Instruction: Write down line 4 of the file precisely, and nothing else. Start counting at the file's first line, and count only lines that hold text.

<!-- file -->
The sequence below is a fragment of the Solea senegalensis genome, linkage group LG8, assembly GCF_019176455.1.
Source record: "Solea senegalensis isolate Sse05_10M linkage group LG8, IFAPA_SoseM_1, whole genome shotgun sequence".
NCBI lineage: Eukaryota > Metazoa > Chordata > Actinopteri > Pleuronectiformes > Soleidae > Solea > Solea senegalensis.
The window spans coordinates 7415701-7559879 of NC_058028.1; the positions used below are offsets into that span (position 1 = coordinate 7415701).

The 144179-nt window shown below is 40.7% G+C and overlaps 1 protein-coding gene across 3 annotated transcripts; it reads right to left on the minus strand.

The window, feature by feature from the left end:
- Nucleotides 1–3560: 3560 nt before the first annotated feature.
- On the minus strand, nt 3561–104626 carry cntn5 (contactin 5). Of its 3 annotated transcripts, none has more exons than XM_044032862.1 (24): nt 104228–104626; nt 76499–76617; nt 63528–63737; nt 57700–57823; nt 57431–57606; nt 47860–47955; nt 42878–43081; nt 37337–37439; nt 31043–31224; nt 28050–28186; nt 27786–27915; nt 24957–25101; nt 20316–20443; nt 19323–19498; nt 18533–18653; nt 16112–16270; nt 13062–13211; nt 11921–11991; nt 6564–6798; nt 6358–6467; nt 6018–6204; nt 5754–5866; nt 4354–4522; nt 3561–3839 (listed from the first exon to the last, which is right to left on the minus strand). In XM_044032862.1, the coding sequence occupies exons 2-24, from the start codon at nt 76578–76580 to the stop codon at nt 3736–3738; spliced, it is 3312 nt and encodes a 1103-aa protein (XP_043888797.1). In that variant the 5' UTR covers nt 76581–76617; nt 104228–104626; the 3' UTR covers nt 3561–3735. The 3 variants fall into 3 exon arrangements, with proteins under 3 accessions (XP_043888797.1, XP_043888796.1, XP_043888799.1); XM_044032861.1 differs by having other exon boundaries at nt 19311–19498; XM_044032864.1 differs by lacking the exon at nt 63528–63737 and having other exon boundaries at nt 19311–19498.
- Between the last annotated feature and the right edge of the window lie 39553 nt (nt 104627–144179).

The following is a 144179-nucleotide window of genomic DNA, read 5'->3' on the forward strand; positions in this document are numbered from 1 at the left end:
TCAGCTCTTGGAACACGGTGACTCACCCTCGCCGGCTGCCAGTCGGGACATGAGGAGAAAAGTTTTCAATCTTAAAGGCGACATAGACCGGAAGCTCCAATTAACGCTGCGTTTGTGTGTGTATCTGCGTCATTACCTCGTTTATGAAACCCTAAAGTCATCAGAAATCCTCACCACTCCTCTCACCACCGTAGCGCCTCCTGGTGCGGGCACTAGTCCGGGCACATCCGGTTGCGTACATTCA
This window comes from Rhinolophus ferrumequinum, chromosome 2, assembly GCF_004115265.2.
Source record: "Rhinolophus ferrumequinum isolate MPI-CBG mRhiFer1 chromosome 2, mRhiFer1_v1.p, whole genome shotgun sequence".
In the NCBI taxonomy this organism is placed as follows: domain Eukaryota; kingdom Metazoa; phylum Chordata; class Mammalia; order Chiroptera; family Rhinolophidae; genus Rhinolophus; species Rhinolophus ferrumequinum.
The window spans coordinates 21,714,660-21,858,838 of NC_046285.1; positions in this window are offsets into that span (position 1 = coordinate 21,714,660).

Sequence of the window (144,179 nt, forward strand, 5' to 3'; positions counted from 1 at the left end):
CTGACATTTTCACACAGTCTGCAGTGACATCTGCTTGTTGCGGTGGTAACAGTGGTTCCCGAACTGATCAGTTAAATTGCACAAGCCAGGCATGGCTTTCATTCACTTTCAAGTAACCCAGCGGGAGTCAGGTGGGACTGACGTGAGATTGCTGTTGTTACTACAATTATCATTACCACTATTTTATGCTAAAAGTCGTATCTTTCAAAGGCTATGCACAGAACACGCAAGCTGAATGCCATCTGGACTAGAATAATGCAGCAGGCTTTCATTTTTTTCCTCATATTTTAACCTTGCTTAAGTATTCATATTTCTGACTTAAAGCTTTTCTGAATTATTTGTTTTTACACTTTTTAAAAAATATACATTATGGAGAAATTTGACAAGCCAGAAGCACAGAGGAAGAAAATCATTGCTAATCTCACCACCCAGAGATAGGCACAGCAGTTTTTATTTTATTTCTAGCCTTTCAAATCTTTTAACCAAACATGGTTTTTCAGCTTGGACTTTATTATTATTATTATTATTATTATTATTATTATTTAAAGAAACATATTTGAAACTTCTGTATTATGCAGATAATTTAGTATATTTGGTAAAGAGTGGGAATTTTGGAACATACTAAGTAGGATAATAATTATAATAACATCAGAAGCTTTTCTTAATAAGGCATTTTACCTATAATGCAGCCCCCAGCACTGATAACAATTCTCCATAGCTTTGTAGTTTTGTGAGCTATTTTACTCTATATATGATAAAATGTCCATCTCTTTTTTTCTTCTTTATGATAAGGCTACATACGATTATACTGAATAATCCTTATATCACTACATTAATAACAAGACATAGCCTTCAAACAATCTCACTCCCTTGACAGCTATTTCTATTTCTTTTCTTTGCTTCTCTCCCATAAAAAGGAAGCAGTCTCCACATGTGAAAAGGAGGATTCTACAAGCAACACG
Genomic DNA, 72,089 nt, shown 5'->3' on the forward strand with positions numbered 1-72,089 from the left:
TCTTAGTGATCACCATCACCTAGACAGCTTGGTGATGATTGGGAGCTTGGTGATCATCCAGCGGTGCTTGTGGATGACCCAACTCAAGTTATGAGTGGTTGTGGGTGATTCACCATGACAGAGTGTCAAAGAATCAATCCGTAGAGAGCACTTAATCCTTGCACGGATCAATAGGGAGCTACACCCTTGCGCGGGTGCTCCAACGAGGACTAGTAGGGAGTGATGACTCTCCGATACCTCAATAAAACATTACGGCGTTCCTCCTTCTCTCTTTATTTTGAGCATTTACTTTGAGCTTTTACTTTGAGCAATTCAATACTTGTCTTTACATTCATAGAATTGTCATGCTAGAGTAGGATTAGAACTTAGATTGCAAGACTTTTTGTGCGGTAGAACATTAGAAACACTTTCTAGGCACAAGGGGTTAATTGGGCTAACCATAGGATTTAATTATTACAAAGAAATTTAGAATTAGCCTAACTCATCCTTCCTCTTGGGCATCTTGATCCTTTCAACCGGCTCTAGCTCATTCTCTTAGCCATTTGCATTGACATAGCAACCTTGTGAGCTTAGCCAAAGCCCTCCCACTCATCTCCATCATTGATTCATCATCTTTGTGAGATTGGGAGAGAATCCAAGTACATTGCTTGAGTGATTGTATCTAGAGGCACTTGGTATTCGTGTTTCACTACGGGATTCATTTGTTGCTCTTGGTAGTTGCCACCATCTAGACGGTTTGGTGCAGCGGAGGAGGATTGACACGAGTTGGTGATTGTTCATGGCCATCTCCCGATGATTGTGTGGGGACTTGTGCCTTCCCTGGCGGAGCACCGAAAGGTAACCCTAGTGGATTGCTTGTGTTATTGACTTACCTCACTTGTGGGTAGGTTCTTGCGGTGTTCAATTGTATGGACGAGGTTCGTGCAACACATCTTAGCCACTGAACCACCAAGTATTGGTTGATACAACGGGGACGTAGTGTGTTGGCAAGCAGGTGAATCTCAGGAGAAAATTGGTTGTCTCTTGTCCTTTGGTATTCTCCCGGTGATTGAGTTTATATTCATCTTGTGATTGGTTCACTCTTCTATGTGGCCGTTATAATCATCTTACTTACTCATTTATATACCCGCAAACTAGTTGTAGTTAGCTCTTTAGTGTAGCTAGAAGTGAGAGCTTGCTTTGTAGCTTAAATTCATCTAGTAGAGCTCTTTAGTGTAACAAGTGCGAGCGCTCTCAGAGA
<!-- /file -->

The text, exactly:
The window spans coordinates 7415701-7559879 of NC_058028.1; the positions used below are offsets into that span (position 1 = coordinate 7415701).